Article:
Green groups to Puerto Princesa gov’t: Do homework on waste-to-energy plants

PUERTO PRINCESA, Philippines – Coalition No Burn Pilipinas (NBP) recently took a swipe at the Puerto Princesa City government for not doing “any basic homework on gasification” before signing a waste-to-energy (WTE) deal with a private firm.

In a statement sent to Rappler on Wednesday, April 25, Lea Guerrero, clean energy campaigner of Global Alliance for Incinerator Alternatives, emphasized the need for the City government to carefully study the WTE project.

“Unfortunately, it seems that the Puerto Princesa City’s local government hasn’t done any basic homework on gasification and so-called ‘waste-to-energy’ plants before they entered into a multibillion-peso deal,” Guerrero said.

NBP was responding to City Administrator Arnel Pedrosa’s statement that the P2.1 billion WTE facility to be built by AustWorks Corporation (AWC) would be using thermal gasification technology to convert to energy the garbage of household and commercial establishments or municipal solid waste (MSW). (READ: Puerto Princesa gov't won't junk waste-to-energy deal)

Pedrosa argued the thermal gasification does not violate Philippine laws as he claimed this technology is not classified as incineration, which is banned under Republic Act 8749 or the Clean Air Act and RA 9003 or the Ecological Solid Waste Management Act for causing environmental health hazards.

The city official even downplayed the current law providing for waste segregation and achieving a zero-waste status in communities as "too good to be true."

For NBP, the city government seems to have been “gravely misled,” as its expectations about the facility are “not supported by reality and actual experience of other cities and municipalities in other parts of the world.”

“We seriously doubt whether Puerto Princesa will realize any financial gains from this project. They will very likely end up heavily in debt should they pursue this project,” Guerrero said.

The coalition, meanwhile, provides the following key points about gasification:

NBP said it is alarmed by Pedrosa’s “apparent lack of understanding” about the basics of waste management, particularly his belief that “segregation under solid waste management law was rendered obsolete” by gasification.

“Any basic approach to waste – particularly municipal solid waste – starts with segregation. In fact, no waste expert in their right mind will tell anyone not to segregate because knowing waste composition and characteristics is the basis for all efficient and sound waste and resource management,” she explained.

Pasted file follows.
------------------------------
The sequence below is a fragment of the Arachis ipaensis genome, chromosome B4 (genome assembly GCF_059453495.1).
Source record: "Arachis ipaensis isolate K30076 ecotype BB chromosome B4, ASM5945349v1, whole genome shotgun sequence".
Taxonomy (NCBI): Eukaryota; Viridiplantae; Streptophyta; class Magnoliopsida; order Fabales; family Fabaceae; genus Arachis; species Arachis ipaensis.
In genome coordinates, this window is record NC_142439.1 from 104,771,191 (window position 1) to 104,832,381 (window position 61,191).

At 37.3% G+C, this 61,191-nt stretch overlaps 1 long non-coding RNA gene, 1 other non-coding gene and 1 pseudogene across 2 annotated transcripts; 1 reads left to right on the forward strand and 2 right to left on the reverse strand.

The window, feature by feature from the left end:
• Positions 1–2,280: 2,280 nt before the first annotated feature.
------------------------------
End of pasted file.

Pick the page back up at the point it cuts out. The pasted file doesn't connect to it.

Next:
NBP, a nationwide alliance of around 50 civil society groups, earlier slammed the Puerto Princesa City WTE project, claiming it violates Philippine laws and that the developer has no track record in undertaking such a project. (READ: Green groups: Scrap Puerto Princesa waste-to-energy project)

The coalition urged the city government to “back out” from what they called a “highly dubious project,” and to “pursue a zero waste approach to waste management,” as mandated to local government units under RA 9003.

Ruel Cabili, WTE campaigner of the EcoWaste Coalition, said zero waste approach is the “best alternative” to WTE as it mitigates climate change by preventing fossil fuel extraction.

“Waste reduction and recycling help improve overall health by decreasing exposures to hazardous materials and prevent pollutants from contaminating the environment,” he said.

Besides being the “cheapest way” to reduce solid waste, Cabili said recycling and composting practices as part of zero waste approach also “create 10 to 20 times job compare to incinerators.”

Worldwide, hundreds of cities and municipalities, including San Fernando City, are successfully pursuing the zero waste approach, which is not only sustainable but also equates to savings for the local government. (READ: Garbage law impossible to implement? Look at San Fernando)

Guerrero said: “As the world is shifting towards a sustainable circular economy which has zero waste approaches at its core, Puerto Princesa risks being left behind with an outdated, economically risky and harmful facility that runs counter to Palawan Province’s efforts toward environmental protection. –